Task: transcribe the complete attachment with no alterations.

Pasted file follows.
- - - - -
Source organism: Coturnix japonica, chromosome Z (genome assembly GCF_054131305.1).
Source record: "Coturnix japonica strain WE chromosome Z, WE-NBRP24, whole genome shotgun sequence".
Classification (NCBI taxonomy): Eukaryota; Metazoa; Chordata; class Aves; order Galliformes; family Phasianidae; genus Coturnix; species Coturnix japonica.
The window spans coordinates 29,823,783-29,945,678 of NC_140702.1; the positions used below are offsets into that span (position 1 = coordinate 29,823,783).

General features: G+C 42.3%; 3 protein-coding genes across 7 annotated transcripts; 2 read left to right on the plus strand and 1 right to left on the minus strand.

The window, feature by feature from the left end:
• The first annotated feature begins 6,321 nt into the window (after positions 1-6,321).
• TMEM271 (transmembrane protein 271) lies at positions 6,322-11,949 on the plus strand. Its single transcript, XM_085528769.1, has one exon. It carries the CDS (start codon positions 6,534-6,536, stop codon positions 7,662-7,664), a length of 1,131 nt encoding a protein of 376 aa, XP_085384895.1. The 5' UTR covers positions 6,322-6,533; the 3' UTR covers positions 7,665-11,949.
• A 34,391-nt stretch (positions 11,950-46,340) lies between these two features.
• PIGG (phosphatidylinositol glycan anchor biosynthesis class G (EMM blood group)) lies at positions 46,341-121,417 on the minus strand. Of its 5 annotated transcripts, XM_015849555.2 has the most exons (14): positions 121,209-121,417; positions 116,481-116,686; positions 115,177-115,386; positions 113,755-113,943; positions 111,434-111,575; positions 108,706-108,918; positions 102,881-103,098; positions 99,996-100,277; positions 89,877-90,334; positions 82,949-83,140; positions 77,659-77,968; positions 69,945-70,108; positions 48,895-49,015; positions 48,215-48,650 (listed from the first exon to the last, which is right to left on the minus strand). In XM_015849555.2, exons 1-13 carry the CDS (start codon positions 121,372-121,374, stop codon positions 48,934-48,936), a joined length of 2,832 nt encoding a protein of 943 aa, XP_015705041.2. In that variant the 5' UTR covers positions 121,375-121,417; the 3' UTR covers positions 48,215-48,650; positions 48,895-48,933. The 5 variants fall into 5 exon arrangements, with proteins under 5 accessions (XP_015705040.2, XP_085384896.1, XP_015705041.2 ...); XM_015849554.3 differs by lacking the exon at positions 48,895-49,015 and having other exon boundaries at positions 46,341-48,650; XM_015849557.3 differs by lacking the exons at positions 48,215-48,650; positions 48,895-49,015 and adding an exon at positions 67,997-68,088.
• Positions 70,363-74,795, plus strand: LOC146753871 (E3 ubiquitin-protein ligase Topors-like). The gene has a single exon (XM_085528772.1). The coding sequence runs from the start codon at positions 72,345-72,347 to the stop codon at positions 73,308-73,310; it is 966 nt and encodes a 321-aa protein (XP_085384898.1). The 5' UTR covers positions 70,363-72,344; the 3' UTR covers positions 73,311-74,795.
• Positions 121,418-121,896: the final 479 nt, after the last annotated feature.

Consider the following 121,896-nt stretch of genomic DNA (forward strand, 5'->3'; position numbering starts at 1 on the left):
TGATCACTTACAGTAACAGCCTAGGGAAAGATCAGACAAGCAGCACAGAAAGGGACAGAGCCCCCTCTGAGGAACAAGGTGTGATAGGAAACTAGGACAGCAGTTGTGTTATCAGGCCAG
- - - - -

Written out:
Source organism: Coturnix japonica, chromosome Z (genome assembly GCF_054131305.1).
Source record: "Coturnix japonica strain WE chromosome Z, WE-NBRP24, whole genome shotgun sequence".
Classification (NCBI taxonomy): Eukaryota; Metazoa; Chordata; class Aves; order Galliformes; family Phasianidae; genus Coturnix; species Coturnix japonica.
The window spans coordinates 29,823,783-29,945,678 of NC_140702.1; the positions used below are offsets into that span (position 1 = coordinate 29,823,783).

General features: G+C 42.3%; 3 protein-coding genes across 7 annotated transcripts; 2 read left to right on the plus strand and 1 right to left on the minus strand.

The window, feature by feature from the left end:
• The first annotated feature begins 6,321 nt into the window (after positions 1-6,321).
• TMEM271 (transmembrane protein 271) lies at positions 6,322-11,949 on the plus strand. Its single transcript, XM_085528769.1, has one exon. It carries the CDS (start codon positions 6,534-6,536, stop codon positions 7,662-7,664), a length of 1,131 nt encoding a protein of 376 aa, XP_085384895.1. The 5' UTR covers positions 6,322-6,533; the 3' UTR covers positions 7,665-11,949.
• A 34,391-nt stretch (positions 11,950-46,340) lies between these two features.
• PIGG (phosphatidylinositol glycan anchor biosynthesis class G (EMM blood group)) lies at positions 46,341-121,417 on the minus strand. Of its 5 annotated transcripts, XM_015849555.2 has the most exons (14): positions 121,209-121,417; positions 116,481-116,686; positions 115,177-115,386; positions 113,755-113,943; positions 111,434-111,575; positions 108,706-108,918; positions 102,881-103,098; positions 99,996-100,277; positions 89,877-90,334; positions 82,949-83,140; positions 77,659-77,968; positions 69,945-70,108; positions 48,895-49,015; positions 48,215-48,650 (listed from the first exon to the last, which is right to left on the minus strand). In XM_015849555.2, exons 1-13 carry the CDS (start codon positions 121,372-121,374, stop codon positions 48,934-48,936), a joined length of 2,832 nt encoding a protein of 943 aa, XP_015705041.2. In that variant the 5' UTR covers positions 121,375-121,417; the 3' UTR covers positions 48,215-48,650; positions 48,895-48,933. The 5 variants fall into 5 exon arrangements, with proteins under 5 accessions (XP_015705040.2, XP_085384896.1, XP_015705041.2 ...); XM_015849554.3 differs by lacking the exon at positions 48,895-49,015 and having other exon boundaries at positions 46,341-48,650; XM_015849557.3 differs by lacking the exons at positions 48,215-48,650; positions 48,895-49,015 and adding an exon at positions 67,997-68,088.
• Positions 70,363-74,795, plus strand: LOC146753871 (E3 ubiquitin-protein ligase Topors-like). The gene has a single exon (XM_085528772.1). The coding sequence runs from the start codon at positions 72,345-72,347 to the stop codon at positions 73,308-73,310; it is 966 nt and encodes a 321-aa protein (XP_085384898.1). The 5' UTR covers positions 70,363-72,344; the 3' UTR covers positions 73,311-74,795.
• Positions 121,418-121,896: the final 479 nt, after the last annotated feature.

Consider the following 121,896-nt stretch of genomic DNA (forward strand, 5'->3'; position numbering starts at 1 on the left):
TGATCACTTACAGTAACAGCCTAGGGAAAGATCAGACAAGCAGCACAGAAAGGGACAGAGCCCCCTCTGAGGAACAAGGTGTGATAGGAAACTAGGACAGCAGTTGTGTTATCAGGCCAG